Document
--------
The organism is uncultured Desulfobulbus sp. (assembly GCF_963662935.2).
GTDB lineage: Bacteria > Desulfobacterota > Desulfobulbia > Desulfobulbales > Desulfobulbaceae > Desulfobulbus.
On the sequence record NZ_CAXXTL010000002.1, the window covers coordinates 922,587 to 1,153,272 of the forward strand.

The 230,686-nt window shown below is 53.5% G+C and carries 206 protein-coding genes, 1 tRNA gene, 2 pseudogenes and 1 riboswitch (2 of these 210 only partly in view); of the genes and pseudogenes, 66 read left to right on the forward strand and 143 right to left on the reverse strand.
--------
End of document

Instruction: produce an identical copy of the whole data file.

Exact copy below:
The organism is uncultured Desulfobulbus sp. (assembly GCF_963662935.2).
GTDB lineage: Bacteria > Desulfobacterota > Desulfobulbia > Desulfobulbales > Desulfobulbaceae > Desulfobulbus.
On the sequence record NZ_CAXXTL010000002.1, the window covers coordinates 922,587 to 1,153,272 of the forward strand.

The 230,686-nt window shown below is 53.5% G+C and carries 206 protein-coding genes, 1 tRNA gene, 2 pseudogenes and 1 riboswitch (2 of these 210 only partly in view); of the genes and pseudogenes, 66 read left to right on the forward strand and 143 right to left on the reverse strand.